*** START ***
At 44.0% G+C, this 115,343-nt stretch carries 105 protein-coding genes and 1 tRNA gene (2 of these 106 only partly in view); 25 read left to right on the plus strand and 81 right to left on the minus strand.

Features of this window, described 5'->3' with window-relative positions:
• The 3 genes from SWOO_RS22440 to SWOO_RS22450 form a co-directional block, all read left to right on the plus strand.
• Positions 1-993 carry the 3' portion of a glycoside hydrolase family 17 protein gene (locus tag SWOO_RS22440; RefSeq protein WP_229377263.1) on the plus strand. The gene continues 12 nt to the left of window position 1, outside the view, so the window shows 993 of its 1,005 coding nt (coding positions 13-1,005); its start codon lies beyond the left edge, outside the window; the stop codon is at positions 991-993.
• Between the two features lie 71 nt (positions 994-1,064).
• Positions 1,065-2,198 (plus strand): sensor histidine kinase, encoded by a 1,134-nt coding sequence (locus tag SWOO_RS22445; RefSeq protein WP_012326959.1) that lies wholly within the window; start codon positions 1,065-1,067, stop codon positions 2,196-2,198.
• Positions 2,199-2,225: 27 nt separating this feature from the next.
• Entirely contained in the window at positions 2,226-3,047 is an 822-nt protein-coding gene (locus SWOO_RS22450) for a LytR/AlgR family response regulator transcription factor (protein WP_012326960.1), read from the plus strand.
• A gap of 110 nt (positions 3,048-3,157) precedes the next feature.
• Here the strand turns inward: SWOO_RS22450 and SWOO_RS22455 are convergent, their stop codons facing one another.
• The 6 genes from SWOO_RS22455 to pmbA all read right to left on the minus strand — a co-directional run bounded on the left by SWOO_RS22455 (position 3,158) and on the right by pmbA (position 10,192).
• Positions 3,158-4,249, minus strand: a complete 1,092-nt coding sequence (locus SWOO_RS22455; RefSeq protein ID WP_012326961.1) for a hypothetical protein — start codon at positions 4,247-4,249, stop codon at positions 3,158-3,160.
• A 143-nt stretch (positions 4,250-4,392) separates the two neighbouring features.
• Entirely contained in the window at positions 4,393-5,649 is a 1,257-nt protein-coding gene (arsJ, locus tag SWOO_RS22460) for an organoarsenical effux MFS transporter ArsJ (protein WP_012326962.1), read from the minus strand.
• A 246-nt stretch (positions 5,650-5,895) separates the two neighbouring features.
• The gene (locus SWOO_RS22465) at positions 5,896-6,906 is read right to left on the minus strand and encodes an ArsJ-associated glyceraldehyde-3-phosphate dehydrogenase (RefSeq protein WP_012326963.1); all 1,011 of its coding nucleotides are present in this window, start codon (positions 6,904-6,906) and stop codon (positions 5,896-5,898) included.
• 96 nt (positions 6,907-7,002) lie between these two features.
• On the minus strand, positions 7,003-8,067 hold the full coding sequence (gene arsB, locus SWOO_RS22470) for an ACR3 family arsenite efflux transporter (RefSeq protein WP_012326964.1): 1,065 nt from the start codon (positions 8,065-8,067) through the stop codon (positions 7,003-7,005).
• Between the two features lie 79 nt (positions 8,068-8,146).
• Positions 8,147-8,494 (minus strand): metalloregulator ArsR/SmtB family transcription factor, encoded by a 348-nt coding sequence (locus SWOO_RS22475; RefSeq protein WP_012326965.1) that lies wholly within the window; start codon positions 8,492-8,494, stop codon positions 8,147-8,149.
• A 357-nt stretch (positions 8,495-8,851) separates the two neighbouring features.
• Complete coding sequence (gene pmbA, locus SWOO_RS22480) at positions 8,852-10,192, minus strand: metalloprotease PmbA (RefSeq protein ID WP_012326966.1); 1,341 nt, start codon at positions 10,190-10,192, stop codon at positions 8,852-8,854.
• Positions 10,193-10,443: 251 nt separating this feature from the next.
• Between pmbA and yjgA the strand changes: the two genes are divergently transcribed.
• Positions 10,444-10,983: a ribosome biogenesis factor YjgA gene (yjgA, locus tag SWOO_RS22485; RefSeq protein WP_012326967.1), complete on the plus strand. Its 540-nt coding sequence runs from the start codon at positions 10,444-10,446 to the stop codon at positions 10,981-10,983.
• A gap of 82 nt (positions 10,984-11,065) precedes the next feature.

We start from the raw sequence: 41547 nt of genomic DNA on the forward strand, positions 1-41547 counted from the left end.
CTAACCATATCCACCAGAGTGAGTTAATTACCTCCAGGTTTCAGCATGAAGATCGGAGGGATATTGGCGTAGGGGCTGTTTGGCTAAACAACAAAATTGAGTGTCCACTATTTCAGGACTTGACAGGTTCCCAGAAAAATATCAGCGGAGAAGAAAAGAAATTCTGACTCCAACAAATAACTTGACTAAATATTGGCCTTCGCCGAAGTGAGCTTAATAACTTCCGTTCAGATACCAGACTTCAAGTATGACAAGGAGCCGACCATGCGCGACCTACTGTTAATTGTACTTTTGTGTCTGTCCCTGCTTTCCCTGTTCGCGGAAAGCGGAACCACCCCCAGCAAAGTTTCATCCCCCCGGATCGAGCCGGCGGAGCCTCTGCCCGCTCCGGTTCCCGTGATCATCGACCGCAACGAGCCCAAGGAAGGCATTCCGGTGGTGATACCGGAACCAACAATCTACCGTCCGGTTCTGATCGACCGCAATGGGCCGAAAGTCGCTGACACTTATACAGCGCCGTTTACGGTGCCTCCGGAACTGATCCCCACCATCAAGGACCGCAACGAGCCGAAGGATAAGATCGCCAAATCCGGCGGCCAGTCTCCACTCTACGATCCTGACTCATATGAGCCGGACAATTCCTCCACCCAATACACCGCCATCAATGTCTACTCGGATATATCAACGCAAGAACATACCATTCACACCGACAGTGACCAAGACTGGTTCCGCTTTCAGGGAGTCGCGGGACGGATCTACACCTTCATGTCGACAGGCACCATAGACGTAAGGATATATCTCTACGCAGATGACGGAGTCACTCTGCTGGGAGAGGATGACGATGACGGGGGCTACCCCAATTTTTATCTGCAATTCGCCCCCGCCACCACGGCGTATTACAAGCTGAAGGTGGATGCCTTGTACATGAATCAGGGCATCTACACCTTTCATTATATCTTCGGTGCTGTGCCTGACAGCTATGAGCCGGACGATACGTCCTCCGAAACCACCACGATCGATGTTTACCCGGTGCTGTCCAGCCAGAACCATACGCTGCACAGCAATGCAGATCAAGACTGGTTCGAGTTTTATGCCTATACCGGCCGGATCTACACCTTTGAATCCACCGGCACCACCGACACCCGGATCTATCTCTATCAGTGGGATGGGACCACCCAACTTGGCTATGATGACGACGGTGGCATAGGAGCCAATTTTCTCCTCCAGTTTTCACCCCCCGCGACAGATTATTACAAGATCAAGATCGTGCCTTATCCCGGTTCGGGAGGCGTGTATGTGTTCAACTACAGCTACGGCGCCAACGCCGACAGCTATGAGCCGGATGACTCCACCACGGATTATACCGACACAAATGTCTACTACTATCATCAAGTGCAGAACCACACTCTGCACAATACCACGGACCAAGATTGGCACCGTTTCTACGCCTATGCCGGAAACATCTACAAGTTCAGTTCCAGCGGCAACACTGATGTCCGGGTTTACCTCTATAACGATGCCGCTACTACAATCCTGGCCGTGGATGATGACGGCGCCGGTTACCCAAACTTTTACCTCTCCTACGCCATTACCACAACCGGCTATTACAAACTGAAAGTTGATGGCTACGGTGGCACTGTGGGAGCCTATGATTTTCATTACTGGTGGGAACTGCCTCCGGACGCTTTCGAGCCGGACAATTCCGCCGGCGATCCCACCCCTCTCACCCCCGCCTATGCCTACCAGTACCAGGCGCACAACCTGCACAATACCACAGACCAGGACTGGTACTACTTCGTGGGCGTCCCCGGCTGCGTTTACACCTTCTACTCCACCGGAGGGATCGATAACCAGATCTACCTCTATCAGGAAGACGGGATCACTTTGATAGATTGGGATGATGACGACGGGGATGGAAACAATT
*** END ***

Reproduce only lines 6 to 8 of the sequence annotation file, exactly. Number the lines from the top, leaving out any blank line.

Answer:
• Positions 1,065-2,198 (plus strand): sensor histidine kinase, encoded by a 1,134-nt coding sequence (locus tag SWOO_RS22445; RefSeq protein WP_012326959.1) that lies wholly within the window; start codon positions 1,065-1,067, stop codon positions 2,196-2,198.
• Positions 2,199-2,225: 27 nt separating this feature from the next.
• Entirely contained in the window at positions 2,226-3,047 is an 822-nt protein-coding gene (locus SWOO_RS22450) for a LytR/AlgR family response regulator transcription factor (protein WP_012326960.1), read from the plus strand.